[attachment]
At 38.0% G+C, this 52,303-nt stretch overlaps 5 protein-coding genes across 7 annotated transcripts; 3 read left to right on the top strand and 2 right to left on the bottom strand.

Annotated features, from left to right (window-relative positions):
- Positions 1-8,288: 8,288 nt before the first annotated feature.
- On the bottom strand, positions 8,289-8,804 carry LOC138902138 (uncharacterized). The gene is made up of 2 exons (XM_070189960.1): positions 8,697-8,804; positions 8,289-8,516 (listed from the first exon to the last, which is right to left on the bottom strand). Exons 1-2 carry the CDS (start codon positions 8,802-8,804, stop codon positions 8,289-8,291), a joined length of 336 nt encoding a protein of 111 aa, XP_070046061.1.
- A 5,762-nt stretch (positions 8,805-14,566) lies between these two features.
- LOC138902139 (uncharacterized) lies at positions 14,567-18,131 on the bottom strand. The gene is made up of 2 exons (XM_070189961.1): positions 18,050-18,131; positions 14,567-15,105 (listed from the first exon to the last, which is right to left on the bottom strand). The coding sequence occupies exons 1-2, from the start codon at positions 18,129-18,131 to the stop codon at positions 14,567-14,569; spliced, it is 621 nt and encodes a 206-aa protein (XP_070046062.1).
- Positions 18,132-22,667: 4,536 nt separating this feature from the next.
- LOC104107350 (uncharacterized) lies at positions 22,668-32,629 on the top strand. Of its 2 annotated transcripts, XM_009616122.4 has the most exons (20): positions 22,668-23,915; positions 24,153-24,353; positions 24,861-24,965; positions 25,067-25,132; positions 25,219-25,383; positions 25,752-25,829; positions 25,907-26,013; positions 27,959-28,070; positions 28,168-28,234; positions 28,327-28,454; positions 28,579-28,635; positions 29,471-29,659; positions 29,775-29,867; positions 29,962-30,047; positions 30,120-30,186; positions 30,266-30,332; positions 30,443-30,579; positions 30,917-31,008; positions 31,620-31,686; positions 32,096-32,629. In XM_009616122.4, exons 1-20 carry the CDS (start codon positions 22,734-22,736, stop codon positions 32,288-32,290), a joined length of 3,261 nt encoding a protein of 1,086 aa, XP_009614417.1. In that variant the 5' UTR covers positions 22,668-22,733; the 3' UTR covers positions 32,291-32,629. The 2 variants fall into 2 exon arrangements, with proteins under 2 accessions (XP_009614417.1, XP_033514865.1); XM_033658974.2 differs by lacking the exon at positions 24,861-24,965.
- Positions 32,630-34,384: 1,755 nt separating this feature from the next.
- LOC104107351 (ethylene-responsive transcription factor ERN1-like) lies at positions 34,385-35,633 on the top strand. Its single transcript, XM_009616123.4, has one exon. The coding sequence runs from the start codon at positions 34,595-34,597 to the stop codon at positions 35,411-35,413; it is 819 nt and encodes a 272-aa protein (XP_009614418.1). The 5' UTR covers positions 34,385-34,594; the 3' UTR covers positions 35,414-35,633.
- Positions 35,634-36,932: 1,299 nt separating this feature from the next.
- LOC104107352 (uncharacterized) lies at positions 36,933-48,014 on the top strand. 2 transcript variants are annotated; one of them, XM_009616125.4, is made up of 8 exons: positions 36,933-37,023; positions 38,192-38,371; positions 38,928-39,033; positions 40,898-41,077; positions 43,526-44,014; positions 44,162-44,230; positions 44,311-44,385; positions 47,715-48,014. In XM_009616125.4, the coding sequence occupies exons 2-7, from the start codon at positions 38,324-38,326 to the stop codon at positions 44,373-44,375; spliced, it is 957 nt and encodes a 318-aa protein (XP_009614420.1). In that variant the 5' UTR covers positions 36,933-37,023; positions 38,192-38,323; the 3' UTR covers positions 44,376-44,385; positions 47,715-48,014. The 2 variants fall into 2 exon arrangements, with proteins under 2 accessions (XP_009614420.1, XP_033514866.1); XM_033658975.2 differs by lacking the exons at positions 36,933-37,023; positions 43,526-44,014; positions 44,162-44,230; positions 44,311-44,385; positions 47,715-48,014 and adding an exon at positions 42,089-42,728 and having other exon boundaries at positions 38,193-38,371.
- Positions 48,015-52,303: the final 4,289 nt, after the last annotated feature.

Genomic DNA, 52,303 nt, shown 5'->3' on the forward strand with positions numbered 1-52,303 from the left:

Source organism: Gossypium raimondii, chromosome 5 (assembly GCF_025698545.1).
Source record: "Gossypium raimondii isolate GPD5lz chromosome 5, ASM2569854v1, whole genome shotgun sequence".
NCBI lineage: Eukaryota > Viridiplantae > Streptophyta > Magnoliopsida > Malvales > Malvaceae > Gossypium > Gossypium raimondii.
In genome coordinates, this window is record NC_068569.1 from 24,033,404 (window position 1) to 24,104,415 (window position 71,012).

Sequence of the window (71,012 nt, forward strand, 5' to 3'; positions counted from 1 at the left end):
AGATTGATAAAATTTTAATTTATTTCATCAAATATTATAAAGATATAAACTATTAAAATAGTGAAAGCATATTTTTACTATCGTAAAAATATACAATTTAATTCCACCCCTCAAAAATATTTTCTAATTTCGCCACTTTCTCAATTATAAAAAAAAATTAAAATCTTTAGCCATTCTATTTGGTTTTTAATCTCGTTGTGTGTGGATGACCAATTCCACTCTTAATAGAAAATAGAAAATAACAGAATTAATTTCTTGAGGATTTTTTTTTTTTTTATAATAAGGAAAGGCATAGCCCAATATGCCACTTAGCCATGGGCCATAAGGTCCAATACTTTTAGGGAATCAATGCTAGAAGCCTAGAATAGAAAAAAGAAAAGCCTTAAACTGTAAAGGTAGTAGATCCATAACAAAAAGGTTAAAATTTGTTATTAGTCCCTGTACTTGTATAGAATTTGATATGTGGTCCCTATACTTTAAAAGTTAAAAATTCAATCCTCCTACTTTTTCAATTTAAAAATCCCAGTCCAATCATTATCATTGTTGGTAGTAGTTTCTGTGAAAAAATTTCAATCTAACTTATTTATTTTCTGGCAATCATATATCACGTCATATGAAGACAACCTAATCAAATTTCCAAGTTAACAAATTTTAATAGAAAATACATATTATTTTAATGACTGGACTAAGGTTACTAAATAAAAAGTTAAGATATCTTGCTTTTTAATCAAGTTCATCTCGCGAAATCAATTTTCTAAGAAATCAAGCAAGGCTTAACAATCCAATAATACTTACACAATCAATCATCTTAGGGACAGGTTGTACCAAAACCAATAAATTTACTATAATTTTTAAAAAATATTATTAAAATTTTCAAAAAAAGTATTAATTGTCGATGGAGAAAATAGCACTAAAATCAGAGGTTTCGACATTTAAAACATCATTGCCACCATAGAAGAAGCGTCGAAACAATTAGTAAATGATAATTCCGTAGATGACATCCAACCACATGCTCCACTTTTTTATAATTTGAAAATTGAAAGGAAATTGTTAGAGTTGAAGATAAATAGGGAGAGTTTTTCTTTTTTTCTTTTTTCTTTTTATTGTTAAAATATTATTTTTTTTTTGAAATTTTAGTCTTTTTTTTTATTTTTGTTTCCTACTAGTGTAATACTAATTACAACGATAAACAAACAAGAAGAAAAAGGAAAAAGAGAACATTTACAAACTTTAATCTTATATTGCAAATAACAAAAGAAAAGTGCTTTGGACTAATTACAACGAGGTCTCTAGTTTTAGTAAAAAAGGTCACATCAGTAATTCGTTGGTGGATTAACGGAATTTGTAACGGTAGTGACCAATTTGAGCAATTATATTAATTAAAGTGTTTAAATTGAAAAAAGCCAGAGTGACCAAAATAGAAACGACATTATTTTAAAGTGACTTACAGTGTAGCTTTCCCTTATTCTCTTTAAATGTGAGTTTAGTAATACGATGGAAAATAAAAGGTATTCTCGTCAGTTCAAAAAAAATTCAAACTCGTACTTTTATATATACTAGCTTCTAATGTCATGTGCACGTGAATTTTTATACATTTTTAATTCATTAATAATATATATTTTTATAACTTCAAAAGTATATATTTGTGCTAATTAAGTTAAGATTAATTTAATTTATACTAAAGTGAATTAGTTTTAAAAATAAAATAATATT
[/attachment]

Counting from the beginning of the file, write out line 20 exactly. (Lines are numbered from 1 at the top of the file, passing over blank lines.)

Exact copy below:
AGATTGATAAAATTTTAATTTATTTCATCAAATATTATAAAGATATAAACTATTAAAATAGTGAAAGCATATTTTTACTATCGTAAAAATATACAATTTAATTCCACCCCTCAAAAATATTTTCTAATTTCGCCACTTTCTCAATTATAAAAAAAAATTAAAATCTTTAGCCATTCTATTTGGTTTTTAATCTCGTTGTGTGTGGATGACCAATTCCACTCTTAATAGAAAATAGAAAATAACAGAATTAATTTCTTGAGGATTTTTTTTTTTTTTATAATAAGGAAAGGCATAGCCCAATATGCCACTTAGCCATGGGCCATAAGGTCCAATACTTTTAGGGAATCAATGCTAGAAGCCTAGAATAGAAAAAAGAAAAGCCTTAAACTGTAAAGGTAGTAGATCCATAACAAAAAGGTTAAAATTTGTTATTAGTCCCTGTACTTGTATAGAATTTGATATGTGGTCCCTATACTTTAAAAGTTAAAAATTCAATCCTCCTACTTTTTCAATTTAAAAATCCCAGTCCAATCATTATCATTGTTGGTAGTAGTTTCTGTGAAAAAATTTCAATCTAACTTATTTATTTTCTGGCAATCATATATCACGTCATATGAAGACAACCTAATCAAATTTCCAAGTTAACAAATTTTAATAGAAAATACATATTATTTTAATGACTGGACTAAGGTTACTAAATAAAAAGTTAAGATATCTTGCTTTTTAATCAAGTTCATCTCGCGAAATCAATTTTCTAAGAAATCAAGCAAGGCTTAACAATCCAATAATACTTACACAATCAATCATCTTAGGGACAGGTTGTACCAAAACCAATAAATTTACTATAATTTTTAAAAAATATTATTAAAATTTTCAAAAAAAGTATTAATTGTCGATGGAGAAAATAGCACTAAAATCAGAGGTTTCGACATTTAAAACATCATTGCCACCATAGAAGAAGCGTCGAAACAATTAGTAAATGATAATTCCGTAGATGACATCCAACCACATGCTCCACTTTTTTATAATTTGAAAATTGAAAGGAAATTGTTAGAGTTGAAGATAAATAGGGAGAGTTTTTCTTTTTTTCTTTTTTCTTTTTATTGTTAAAATATTATTTTTTTTTTGAAATTTTAGTCTTTTTTTTTATTTTTGTTTCCTACTAGTGTAATACTAATTACAACGATAAACAAACAAGAAGAAAAAGGAAAAAGAGAACATTTACAAACTTTAATCTTATATTGCAAATAACAAAAGAAAAGTGCTTTGGACTAATTACAACGAGGTCTCTAGTTTTAGTAAAAAAGGTCACATCAGTAATTCGTTGGTGGATTAACGGAATTTGTAACGGTAGTGACCAATTTGAGCAATTATATTAATTAAAGTGTTTAAATTGAAAAAAGCCAGAGTGACCAAAATAGAAACGACATTATTTTAAAGTGACTTACAGTGTAGCTTTCCCTTATTCTCTTTAAATGTGAGTTTAGTAATACGATGGAAAATAAAAGGTATTCTCGTCAGTTCAAAAAAAATTCAAACTCGTACTTTTATATATACTAGCTTCTAATGTCATGTGCACGTGAATTTTTATACATTTTTAATTCATTAATAATATATATTTTTATAACTTCAAAAGTATATATTTGTGCTAATTAAGTTAAGATTAATTTAATTTATACTAAAGTGAATTAGTTTTAAAAATAAAATAATATT